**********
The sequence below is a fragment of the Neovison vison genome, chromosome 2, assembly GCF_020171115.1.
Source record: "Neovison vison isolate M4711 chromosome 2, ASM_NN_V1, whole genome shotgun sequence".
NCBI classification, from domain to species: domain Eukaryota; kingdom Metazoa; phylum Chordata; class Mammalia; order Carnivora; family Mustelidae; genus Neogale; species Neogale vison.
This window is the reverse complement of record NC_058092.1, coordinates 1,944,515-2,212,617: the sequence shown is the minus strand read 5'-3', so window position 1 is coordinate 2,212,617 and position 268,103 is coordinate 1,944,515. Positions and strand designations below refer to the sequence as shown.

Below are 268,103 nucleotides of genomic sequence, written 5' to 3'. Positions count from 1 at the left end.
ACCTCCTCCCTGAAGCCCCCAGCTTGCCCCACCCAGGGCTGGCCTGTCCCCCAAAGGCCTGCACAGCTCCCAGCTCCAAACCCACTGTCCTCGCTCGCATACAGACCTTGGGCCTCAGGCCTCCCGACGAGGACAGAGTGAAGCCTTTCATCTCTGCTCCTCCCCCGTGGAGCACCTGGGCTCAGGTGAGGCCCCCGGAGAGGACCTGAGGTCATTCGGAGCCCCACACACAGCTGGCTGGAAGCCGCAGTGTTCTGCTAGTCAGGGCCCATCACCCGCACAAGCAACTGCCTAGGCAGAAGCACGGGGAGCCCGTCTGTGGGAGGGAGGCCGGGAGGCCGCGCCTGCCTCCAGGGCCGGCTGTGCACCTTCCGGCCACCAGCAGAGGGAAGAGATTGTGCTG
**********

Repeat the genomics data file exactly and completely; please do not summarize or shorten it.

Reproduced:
The sequence below is a fragment of the Neovison vison genome, chromosome 2, assembly GCF_020171115.1.
Source record: "Neovison vison isolate M4711 chromosome 2, ASM_NN_V1, whole genome shotgun sequence".
NCBI classification, from domain to species: domain Eukaryota; kingdom Metazoa; phylum Chordata; class Mammalia; order Carnivora; family Mustelidae; genus Neogale; species Neogale vison.
This window is the reverse complement of record NC_058092.1, coordinates 1,944,515-2,212,617: the sequence shown is the minus strand read 5'-3', so window position 1 is coordinate 2,212,617 and position 268,103 is coordinate 1,944,515. Positions and strand designations below refer to the sequence as shown.

Below are 268,103 nucleotides of genomic sequence, written 5' to 3'. Positions count from 1 at the left end.
ACCTCCTCCCTGAAGCCCCCAGCTTGCCCCACCCAGGGCTGGCCTGTCCCCCAAAGGCCTGCACAGCTCCCAGCTCCAAACCCACTGTCCTCGCTCGCATACAGACCTTGGGCCTCAGGCCTCCCGACGAGGACAGAGTGAAGCCTTTCATCTCTGCTCCTCCCCCGTGGAGCACCTGGGCTCAGGTGAGGCCCCCGGAGAGGACCTGAGGTCATTCGGAGCCCCACACACAGCTGGCTGGAAGCCGCAGTGTTCTGCTAGTCAGGGCCCATCACCCGCACAAGCAACTGCCTAGGCAGAAGCACGGGGAGCCCGTCTGTGGGAGGGAGGCCGGGAGGCCGCGCCTGCCTCCAGGGCCGGCTGTGCACCTTCCGGCCACCAGCAGAGGGAAGAGATTGTGCTG